Rainy Day Outdoor Activities for Kids

Kids love to run in sprinklers and splash in fountains, so why not take advantage when water falls from the sky? These ideas for rainy day outdoor activities will get you started, but you're limited only by your imagination. Unless there's a thunderstorm! In that case, stay inside and wait for a rainy day that's lightning-free. Then you can go out and enjoy the raindrops falling on your head, the puddles to splash in, and more.

Hop, Skip, and Puddle Jump

Rainy day outdoor activities - kids in raincoats
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Suit up with old clothes, raincoats, and boots (or water shoes if it's warm out) and show those puddles who's boss. Regular rainy-day walks around your neighborhood or favorite park will help you locate the spots where the biggest, splashiest puddles usually form. Stomp!

Color Run

Make your own rainbow: Take sidewalk chalk outside during or after a rain. The moisture intensifies and blurs the colors for an effect that's very different from dry-land chalking.

For more colorful rainy fun, sprinkle a few drops of food coloring or tempera paint powder onto a paper plate (or ​other sturdy piece of paper). Take it outside and let the rain give you watercolors. You can swirl the liquid around to make designs. Bring the plate inside to dry, or press another piece of paper on top, then peel off to make a print.

On a warm, summer rainy day, dress kids in swimsuits or old clothes, then send them outside with washable or bathtub paint. They'll have purple legs, green arms, and polka-dotted hands in no time.

Float Your Boat

If your yard or park offers up puddles and trickles of moving water, you can float tiny toy boats (or twigs and leaves) and see how they travel. Challenge kids to create dams from found objects. If you can't find a good puddle, make your own with a large rimmed cookie sheet or plastic tub.

Drip, Drop, Click

Stash away an inexpensive or disposable waterproof camera for rainy days. Then you can take a walk and let kids snap away. They can think big and capture rain clouds or large puddles, or zero in on raindrops delicately posed on a leaf or spiderweb.

Make Mud Pies

Got dirt? Then on a rainy day, you'll have mud! Take old aluminum pie plates and other plastic containers outside for a mud-pie bake-off. Adorn with leaves, sticks, rocks, and even small (sturdy) toys or bits of recyclable household materials. Rinse them out and put them in the recycling bin when you're done cooking your pies.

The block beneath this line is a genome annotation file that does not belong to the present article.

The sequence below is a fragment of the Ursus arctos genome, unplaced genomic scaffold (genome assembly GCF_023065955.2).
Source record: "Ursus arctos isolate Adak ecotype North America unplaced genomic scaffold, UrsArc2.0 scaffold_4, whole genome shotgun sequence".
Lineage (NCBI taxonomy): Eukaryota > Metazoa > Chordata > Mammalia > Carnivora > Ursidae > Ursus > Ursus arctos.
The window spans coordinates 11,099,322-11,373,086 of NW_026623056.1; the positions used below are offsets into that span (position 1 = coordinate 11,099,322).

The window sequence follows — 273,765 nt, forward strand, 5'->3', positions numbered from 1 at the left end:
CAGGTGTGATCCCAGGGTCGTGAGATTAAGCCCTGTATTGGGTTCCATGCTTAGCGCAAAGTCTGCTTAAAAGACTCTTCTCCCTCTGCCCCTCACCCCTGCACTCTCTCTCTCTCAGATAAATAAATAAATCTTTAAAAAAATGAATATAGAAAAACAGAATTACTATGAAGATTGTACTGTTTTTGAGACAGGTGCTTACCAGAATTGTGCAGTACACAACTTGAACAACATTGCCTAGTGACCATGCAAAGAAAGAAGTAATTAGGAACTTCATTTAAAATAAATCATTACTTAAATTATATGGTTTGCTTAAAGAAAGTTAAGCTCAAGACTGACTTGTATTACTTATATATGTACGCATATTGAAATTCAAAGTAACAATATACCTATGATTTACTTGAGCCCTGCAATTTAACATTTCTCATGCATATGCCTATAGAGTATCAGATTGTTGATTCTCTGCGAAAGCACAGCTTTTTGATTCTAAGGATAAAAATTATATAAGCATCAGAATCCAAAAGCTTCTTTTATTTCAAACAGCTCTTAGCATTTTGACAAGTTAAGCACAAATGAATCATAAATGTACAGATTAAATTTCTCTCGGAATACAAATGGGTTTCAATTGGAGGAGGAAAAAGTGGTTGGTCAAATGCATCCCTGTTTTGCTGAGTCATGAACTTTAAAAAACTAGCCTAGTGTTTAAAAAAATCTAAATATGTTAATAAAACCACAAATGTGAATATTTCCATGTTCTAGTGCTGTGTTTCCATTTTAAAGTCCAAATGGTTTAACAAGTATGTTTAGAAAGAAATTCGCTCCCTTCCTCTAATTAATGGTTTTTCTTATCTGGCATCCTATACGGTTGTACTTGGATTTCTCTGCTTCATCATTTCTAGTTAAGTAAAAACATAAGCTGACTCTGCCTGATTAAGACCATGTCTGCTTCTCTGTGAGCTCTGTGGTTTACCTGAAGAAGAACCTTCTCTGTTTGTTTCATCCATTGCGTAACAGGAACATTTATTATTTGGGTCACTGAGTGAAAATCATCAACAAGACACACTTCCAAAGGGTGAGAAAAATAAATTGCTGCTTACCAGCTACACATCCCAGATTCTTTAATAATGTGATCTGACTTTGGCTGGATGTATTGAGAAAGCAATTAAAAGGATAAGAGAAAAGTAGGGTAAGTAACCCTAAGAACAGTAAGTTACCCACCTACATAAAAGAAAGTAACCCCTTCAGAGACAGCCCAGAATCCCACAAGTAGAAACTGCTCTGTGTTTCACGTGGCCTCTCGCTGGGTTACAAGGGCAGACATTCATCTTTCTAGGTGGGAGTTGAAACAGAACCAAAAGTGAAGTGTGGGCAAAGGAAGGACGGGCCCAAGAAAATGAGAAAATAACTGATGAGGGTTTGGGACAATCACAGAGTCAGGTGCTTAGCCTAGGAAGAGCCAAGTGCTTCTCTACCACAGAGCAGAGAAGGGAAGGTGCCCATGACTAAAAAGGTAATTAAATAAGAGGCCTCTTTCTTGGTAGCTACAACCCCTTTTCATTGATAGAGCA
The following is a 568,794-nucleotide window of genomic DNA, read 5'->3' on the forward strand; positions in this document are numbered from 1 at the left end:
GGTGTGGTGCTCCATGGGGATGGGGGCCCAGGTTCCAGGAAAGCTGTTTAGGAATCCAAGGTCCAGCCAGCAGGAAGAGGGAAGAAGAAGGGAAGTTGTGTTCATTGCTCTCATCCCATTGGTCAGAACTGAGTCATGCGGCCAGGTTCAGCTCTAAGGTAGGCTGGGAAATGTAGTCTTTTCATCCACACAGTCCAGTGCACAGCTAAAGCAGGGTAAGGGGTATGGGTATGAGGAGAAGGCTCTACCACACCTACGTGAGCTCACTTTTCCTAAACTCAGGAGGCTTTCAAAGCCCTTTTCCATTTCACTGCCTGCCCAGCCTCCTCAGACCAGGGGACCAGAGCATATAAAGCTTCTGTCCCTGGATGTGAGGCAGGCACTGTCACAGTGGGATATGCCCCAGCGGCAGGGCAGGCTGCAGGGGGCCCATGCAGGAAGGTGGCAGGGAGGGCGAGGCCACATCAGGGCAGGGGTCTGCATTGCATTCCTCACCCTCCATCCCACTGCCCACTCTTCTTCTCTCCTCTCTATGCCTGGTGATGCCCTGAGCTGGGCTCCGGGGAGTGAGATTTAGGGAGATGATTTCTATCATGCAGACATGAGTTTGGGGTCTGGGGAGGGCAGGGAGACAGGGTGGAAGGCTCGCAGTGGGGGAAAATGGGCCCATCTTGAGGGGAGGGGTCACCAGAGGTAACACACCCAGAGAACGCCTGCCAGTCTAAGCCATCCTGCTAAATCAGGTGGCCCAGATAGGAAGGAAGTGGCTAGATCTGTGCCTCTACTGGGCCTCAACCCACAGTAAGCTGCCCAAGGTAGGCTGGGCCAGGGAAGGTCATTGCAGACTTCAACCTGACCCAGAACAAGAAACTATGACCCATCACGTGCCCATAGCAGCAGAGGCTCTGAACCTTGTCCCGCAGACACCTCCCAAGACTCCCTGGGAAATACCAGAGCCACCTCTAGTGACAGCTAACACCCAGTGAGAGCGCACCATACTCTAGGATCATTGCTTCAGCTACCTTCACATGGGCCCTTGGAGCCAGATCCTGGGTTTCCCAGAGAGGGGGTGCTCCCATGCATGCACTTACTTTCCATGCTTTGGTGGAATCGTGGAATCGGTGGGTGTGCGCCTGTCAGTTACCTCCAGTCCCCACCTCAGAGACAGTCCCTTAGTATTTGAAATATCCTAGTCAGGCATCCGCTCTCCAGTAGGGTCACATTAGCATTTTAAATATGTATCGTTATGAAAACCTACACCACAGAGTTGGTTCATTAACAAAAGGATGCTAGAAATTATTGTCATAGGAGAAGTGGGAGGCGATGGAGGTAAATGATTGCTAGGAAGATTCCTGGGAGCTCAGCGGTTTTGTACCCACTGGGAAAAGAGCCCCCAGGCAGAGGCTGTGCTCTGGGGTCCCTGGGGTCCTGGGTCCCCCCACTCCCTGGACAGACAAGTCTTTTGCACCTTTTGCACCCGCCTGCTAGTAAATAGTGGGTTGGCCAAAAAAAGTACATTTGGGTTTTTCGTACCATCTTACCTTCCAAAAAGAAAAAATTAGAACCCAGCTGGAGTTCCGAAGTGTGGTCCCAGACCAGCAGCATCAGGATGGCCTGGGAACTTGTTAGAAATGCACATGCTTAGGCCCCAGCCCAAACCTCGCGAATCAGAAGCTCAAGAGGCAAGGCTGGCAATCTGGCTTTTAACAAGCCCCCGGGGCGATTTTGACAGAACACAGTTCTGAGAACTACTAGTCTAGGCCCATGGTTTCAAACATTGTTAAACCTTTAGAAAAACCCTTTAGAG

Build a World

Does your child have a collection of plastic animals, dinosaurs, or other little figurines? Bring them out into the rain so they can explore puddles, mud, leaf piles, and more nature creations.

You can also bring bath toys or other water toys outside for rainy-day play. Clean them with warm, soapy water when you're done (or better yet, let kids do it).

Gauge the Rain

Get scientific and make a rain gauge to measure how much rainfall you're really getting. Install it outside and then check it regularly to see. You might even want to keep a log (this makes a great science fair project too).

Make Beautiful Music

Have kids help you scout out household items that can make music: pots, pans, spoons, plastic containers, even cardboard boxes. Take them outside and listen to how raindrops sound as they drop onto various surfaces. Kids may also want to try swirling water inside a pot or bucket or pouring from one container into or onto another.

Catch Frogs and Fish

Rainy days are perfect for fishing and frog-catching if you have access to a pond, stream, or lake. If not, take a walk on a paved sidewalk or trail and keep an eye out for stranded earthworms. Most kids love gently "rescuing" a worm from the pavement and returning it to the grass or dirt.

By Catherine Holecko
Catherine Holecko is an experienced freelance writer and editor who specializes in pregnancy, parenting, health and fitness.